Settler Case: How We Made an MVP and Saved Over $12,000, but our Client Still Left

After reading our article on Arabic design, a new client approached the Purrweb team. They discovered a new market opportunity in the Emirates and partnered with us to develop an app for remote home renovations. This article highlights how our UX design makes remote home renovations more manageable, how we saved $12,000 on technologies, and why the client ultimately decided to pursue in-house development.

Reading time: 9 minutes

Table of contents

Digitalizing repairs

Renovating an apartment is a tiring process as the owner must find contractors, purchase supplies, and stay in touch with a foreman. It becomes even more difficult when all of this must be done remotely. Our client knows this firsthand, and they are not alone in this struggle. Many owners of apartments in Dubai either reside outside of the country or have busy schedules. Additionally, some people invest in real estate but are unable to oversee all of their properties. Our clients decided to create a service that lets users monitor construction progress from afar.

Settler is meant to help users manage renovations for their Dubai property from anywhere in the world. Users just need to fill out a request form, provide their requirements to the contractors, set a budget, and hand over the keys. The Settler team will handle the rest .

We at Purrweb had already developed real estate services such as Pad for finding neighbors and Post-a-Room for gathering information on the London housing market. So we understood the specifics of this field and knew what was in store for us.

We had to digitalize the entire process of renovating and combine everything in a single app

Thorough planning 

During this major project, we were supposed to make:

  • a user app for Android and iOS
  • an app for interior designers
  • a web-based administrative panel
  • a landing page to collect user requests

We had to meet a deadline set by our client, who approached us in September and requested that the application be released by New Year’s. The goal was to showcase the service to their friends and seek investors in a calm environment. It was important to consider that stores could take up to two weeks to review the application, so it had to be completed with some time to spare .

To meet our deadline, we opted for the versioned approach. To do this,we prioritized all the features and planned 5 versions of the app.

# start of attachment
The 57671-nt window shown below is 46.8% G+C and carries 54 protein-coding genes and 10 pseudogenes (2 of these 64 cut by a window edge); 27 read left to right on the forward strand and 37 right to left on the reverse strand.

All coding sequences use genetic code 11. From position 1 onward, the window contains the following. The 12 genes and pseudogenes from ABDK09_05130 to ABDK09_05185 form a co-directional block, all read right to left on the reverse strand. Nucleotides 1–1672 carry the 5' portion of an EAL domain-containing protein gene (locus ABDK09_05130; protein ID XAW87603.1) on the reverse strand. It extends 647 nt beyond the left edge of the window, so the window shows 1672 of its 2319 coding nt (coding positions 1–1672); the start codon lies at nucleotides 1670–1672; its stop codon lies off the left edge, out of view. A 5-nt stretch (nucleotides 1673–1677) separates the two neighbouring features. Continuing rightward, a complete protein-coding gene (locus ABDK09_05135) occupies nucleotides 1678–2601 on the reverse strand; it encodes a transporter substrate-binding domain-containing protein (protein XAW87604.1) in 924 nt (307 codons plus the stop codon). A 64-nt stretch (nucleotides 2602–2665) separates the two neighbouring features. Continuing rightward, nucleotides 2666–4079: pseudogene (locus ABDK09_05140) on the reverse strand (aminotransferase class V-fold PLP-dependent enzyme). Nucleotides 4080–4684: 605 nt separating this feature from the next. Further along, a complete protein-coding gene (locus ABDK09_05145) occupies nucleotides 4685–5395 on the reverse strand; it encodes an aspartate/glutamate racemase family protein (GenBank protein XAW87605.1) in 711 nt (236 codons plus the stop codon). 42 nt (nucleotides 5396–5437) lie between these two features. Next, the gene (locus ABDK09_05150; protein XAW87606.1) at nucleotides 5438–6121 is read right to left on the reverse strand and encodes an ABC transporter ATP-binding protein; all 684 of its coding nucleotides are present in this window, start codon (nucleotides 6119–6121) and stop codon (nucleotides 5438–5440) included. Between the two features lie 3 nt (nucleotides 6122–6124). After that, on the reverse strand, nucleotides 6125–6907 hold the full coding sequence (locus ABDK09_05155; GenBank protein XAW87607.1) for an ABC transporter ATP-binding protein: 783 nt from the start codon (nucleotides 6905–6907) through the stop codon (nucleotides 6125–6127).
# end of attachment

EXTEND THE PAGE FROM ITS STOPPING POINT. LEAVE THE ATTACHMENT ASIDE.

Versioned approach in action

First, we compressed the feature list as much as possible and made an MVP, so we could publish it to stores in time. Afterwards, we worked on updates and expanded the service over time.

Table with app versions

With this approach, every new version is an updated form of the previous one and contains new features and additions

The versioned approach modified the development process. After every two-week sprint, we updated the app in the stores. Thus, everybody could see how the product was evolving gradually.

Besides, this method allowed our client to revise feature priorities: they could determine which features to include in the next version of the app.

Less visual noise and more coziness

During our briefing session, the client shared their design ideas with us. Some of the references they sent included our projects, so we quickly found common ground . 

We went for a minimalist design to help users stay focused on the main objective — renovating their place. The clients wanted the app to evoke a warm and cozy atmosphere, so we chose the color of Spanish oranges as an accent color.. And yes, you guessed correctly, it’s indeed called Spanish Orange.

Settler design

Minimalistic design takes the pressure off the user and helps to focus on what’s important

We chose Lexend Deca as the ideal typeface for the Settler app. This rounded sans-serif typeface looks friendly and gentle. Its readability makes this typeface a perfect fit for mobile UIs. Plus, it was free, which was a nice bonus for our client. Little things can make you happy too. 

Font we used in the app

Lexend Deca is a variable typeface that works well for mobile app UIs